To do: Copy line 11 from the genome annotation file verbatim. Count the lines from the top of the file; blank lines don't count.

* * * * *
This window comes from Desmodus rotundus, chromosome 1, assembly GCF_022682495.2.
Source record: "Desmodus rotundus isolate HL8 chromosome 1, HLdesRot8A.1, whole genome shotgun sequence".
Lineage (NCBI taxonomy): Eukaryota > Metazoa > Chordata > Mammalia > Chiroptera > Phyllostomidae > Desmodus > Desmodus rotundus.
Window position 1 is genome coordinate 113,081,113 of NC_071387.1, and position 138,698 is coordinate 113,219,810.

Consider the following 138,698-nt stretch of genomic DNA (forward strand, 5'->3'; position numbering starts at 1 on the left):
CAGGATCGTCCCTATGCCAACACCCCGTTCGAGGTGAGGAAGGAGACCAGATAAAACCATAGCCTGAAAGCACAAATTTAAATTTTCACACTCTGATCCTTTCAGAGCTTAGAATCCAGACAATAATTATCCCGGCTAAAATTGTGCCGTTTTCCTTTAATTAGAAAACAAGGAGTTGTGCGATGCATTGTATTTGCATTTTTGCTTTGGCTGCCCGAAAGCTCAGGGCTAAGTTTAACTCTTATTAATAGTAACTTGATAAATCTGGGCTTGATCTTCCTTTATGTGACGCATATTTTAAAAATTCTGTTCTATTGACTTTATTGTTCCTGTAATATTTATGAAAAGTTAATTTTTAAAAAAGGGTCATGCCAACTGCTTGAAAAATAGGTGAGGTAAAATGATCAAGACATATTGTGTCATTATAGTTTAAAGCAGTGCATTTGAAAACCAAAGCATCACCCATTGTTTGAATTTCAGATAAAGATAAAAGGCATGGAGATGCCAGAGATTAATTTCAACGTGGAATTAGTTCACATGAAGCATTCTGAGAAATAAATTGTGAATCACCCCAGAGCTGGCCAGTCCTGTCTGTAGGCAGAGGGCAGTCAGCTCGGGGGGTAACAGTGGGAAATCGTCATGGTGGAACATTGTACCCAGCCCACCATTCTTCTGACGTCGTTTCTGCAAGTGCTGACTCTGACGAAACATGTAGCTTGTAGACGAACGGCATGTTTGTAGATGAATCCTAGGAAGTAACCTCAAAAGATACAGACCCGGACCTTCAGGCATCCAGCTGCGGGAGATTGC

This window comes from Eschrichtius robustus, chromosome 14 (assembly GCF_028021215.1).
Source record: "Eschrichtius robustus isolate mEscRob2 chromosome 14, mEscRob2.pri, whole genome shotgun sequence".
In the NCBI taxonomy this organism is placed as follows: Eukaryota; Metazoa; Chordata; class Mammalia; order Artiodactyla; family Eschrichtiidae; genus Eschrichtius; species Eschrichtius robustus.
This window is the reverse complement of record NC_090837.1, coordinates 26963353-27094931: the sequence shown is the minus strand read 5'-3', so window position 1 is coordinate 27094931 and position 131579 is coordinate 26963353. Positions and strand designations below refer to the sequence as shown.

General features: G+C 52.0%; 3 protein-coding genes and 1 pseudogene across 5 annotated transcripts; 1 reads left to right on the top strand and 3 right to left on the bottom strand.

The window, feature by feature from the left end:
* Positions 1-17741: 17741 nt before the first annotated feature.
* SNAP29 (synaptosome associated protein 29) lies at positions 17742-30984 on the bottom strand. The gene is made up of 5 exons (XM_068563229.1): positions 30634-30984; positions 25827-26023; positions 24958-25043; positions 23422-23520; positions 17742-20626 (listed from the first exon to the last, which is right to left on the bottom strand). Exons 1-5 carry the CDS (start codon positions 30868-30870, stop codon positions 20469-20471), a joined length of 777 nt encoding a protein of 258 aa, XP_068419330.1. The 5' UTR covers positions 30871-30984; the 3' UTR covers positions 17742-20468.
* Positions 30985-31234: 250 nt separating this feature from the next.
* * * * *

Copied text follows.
General features: G+C 52.0%; 3 protein-coding genes and 1 pseudogene across 5 annotated transcripts; 1 reads left to right on the top strand and 3 right to left on the bottom strand.